Career Corner: Law grad finds passion in adventures and pro bono work
Bedke Mike By Jenna Box (4JM)
It’s 5:30 a.m. on a Monday. Most residents of Tampa are still asleep — but not Mike Bedke (JD 84).
His feet make a steady patter against the pavement and his breaths are deep as he breaks into his first mile. He has 12 more if it’s a short run — or up to 21 miles more depending on whether he’s running across the desert or doing a triathlon or climbing any mountains any time soon.
He trains every Monday, Wednesday, Friday and Sunday. On weekdays, Bedke takes his sons to school after his run then heads to work. In his office at DLA Piper, he’s one of the leading transactional attorneys in the state of Florida, but he’s best known for his adventures and pro bono work.
“There is not a week that goes by when someone on the elevator or on the street doesn’t ask me, ‘Have you run across any deserts lately?’ ” Bedke said. “I would have to find another ‘schtick’ if I stopped doing these things.”
The 52-year-old lawyer ran across the Sahara desert in the Marathon des Sables — known as the “toughest footrace on Earth”— in five days carrying everything he needed but water to survive on his back. He’s climbed Mount Rainer and Mount Kilimanjaro among others. Bedke competed in his first Ironman within a week of turning 30. He just completed his ninth Ironman in August. He’s participated in marathons in 16 states and enjoys “epic” bicycle competitions such as Death Ride, Triple Bypass, RAGBRAI and Ride the Rockies.
His work at DLA Piper is of “epic” proportion, too. He was a part of the Miami Heat’s American Airlines Arena project and assisted the Parliament of Peru in drafting its first domestic violence legislation. He’s currently involved in bringing high-speed rail to Florida, developing an iconic observation wheel on Staten Island similar to the London Eye, planning $2 billion toll roads and assisting the Tampa Bay Rays in getting a new ballpark.
But as much as Bedke loves the work he does, he says he may have left the profession a long time ago if not for his ability to participate in his expeditions and pro bono projects.
“Helping others and solving problems is what we, as lawyers, do. It is who we are, as professionals,” he said.
Since he graduated from UF Law he’s devoted himself to that policy. In 1984, he founded the Project to Assist Persons with AIDS to help family members and surviving spouses receive benefits and legal advice. He’s aided domestic violence victims for nearly 25 years and has worked on homeless issues and food banking for about 20 years. Bedke also aided disaster victims after Hurricane Andrew, Iniki and the Oklahoma Bombings.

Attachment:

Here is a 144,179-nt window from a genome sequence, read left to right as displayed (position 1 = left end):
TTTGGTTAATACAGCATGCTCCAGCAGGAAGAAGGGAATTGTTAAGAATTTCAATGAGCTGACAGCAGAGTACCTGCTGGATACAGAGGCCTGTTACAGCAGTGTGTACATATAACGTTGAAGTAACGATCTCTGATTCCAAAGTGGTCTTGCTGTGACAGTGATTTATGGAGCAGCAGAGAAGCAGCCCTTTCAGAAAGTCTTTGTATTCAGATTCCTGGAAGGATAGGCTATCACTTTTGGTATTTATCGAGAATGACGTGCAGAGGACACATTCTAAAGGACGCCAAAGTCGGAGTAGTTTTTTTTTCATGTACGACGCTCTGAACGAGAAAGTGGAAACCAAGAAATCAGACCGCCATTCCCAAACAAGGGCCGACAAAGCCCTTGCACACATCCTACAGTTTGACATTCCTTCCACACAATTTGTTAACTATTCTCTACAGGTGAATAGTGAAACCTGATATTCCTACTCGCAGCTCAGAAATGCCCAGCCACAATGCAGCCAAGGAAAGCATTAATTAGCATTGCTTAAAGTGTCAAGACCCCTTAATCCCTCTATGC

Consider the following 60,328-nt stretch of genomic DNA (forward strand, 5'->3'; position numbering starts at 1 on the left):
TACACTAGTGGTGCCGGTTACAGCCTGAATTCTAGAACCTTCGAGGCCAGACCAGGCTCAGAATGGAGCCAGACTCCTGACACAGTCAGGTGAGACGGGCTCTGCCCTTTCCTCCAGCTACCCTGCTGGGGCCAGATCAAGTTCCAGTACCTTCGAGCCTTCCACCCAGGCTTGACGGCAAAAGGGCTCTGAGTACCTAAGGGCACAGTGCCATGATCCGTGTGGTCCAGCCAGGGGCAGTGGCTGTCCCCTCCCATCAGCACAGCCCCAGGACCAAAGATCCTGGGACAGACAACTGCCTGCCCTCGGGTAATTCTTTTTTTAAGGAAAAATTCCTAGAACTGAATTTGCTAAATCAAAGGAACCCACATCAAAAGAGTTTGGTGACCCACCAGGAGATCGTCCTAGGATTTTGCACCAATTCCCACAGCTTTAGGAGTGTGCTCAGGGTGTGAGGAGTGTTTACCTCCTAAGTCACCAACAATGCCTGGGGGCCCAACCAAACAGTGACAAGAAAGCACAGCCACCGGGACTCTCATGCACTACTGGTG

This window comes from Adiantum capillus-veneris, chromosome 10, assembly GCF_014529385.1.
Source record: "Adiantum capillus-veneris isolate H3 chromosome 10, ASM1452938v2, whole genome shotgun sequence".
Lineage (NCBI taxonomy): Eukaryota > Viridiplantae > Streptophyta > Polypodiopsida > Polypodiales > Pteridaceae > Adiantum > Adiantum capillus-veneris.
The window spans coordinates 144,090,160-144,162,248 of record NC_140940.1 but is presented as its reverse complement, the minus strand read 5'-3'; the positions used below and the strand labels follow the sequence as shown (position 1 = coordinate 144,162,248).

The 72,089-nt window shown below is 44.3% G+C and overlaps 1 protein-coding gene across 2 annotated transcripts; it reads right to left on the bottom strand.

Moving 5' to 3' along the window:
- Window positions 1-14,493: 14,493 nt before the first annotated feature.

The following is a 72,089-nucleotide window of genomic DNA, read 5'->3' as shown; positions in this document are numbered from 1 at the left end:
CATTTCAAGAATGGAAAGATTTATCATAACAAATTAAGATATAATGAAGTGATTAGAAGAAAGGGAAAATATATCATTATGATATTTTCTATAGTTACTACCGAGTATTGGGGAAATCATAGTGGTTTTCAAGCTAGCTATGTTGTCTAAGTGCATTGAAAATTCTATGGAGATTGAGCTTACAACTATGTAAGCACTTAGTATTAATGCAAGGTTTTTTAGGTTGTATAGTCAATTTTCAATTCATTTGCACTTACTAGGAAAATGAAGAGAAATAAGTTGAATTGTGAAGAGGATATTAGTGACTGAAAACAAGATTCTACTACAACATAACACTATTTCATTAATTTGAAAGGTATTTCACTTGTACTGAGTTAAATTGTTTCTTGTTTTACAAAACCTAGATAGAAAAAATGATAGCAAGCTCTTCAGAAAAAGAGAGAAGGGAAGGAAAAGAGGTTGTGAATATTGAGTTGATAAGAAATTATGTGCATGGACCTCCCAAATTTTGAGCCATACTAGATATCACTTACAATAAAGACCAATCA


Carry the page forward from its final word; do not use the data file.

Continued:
“One of the beautiful things about pro bono without exception … has been the clients are extremely appreciative,” he said. “I can look at work that I’ve done for a particular individual who has been a victim of domestic violence or of a veteran who I assisted in some housing issues … and … every one of them has been very fulfilling. Candidly, I’ve learned something from every one of those cases, for every one of those matters.
“I would venture to say that most of us who have the opportunity to practice law are in a better position than a lot of other folks, which is again why I think pro bono is so important.”
Because he focuses on one major charitable effort at a time, he said, his current project, World Bicycle Relief, is at the forefront of his projects. The organization effectively combines his passion for cycling and serving others. In March he was named one of three worldwide ambassadors for the nonprofit that, for every $134 donated, provides a bicycle to an African student, educator, health care worker or entrepreneur. He encouraged fellow Ironman competitors to donate at his race in August and is already planning rides for the organization next year.
His wife, Rachelle DesVaux Bedke, co-head of the criminal section of the U.S. Attorney’s Office for the middle district of Florida, lauded his ability to balance. With his many commitments and activities, he still finds time for family, she said. His athletic expeditions are what keep him motivated and grounded.
“Those kind of adventures help him with his practice because he does get refreshed and energized when he has a chance to go do something really physical,” she said. He goes off on these “demanding, semi-crazy athletic endeavors. It excites him; it keeps him motivated—keeps him happy.”
Besides raising money for those in need and wanting to live life to its fullest, Bedke said his drive to do what he does is mainly because he wants to be a role model for his two sons, Wyatt, 9, and Bryce, 8.
“It gives me an opportunity to talk to them about healthy lifestyles, travel, geography, geo-political issues and helping those who are less fortunate,” he said. “One of my dreams is that, as my kids get older, they will join me on some of these adventures.”
He said his advice to law students encompasses taking advantage of the myriad opportunities available.
“Get involved. Study hard,” he said. “Start thinking now about finding a job and… [the] legacy you want to leave as a lawyer.”